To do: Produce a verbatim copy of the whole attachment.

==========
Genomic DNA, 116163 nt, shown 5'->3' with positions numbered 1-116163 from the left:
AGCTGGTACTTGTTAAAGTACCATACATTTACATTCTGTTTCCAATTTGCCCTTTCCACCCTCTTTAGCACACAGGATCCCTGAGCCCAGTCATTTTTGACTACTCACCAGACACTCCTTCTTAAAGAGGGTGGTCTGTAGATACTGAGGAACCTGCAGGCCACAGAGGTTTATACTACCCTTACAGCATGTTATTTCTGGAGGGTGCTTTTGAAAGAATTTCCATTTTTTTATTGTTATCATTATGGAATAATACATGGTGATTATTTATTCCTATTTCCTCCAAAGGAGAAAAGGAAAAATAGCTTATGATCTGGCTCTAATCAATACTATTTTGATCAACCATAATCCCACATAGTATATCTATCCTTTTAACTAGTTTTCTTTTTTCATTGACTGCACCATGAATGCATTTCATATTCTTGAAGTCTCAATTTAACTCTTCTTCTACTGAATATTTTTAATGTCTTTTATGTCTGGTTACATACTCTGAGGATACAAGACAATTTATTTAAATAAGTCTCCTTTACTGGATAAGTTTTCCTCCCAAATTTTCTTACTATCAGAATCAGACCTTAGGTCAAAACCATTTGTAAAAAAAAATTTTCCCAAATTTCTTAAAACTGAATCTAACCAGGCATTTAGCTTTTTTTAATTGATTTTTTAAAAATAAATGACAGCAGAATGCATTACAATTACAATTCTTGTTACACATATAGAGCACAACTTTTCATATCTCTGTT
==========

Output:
Genomic DNA, 116163 nt, shown 5'->3' with positions numbered 1-116163 from the left:
AGCTGGTACTTGTTAAAGTACCATACATTTACATTCTGTTTCCAATTTGCCCTTTCCACCCTCTTTAGCACACAGGATCCCTGAGCCCAGTCATTTTTGACTACTCACCAGACACTCCTTCTTAAAGAGGGTGGTCTGTAGATACTGAGGAACCTGCAGGCCACAGAGGTTTATACTACCCTTACAGCATGTTATTTCTGGAGGGTGCTTTTGAAAGAATTTCCATTTTTTTATTGTTATCATTATGGAATAATACATGGTGATTATTTATTCCTATTTCCTCCAAAGGAGAAAAGGAAAAATAGCTTATGATCTGGCTCTAATCAATACTATTTTGATCAACCATAATCCCACATAGTATATCTATCCTTTTAACTAGTTTTCTTTTTTCATTGACTGCACCATGAATGCATTTCATATTCTTGAAGTCTCAATTTAACTCTTCTTCTACTGAATATTTTTAATGTCTTTTATGTCTGGTTACATACTCTGAGGATACAAGACAATTTATTTAAATAAGTCTCCTTTACTGGATAAGTTTTCCTCCCAAATTTTCTTACTATCAGAATCAGACCTTAGGTCAAAACCATTTGTAAAAAAAAATTTTCCCAAATTTCTTAAAACTGAATCTAACCAGGCATTTAGCTTTTTTTAATTGATTTTTTAAAAATAAATGACAGCAGAATGCATTACAATTACAATTCTTGTTACACATATAGAGCACAACTTTTCATATCTCTGTT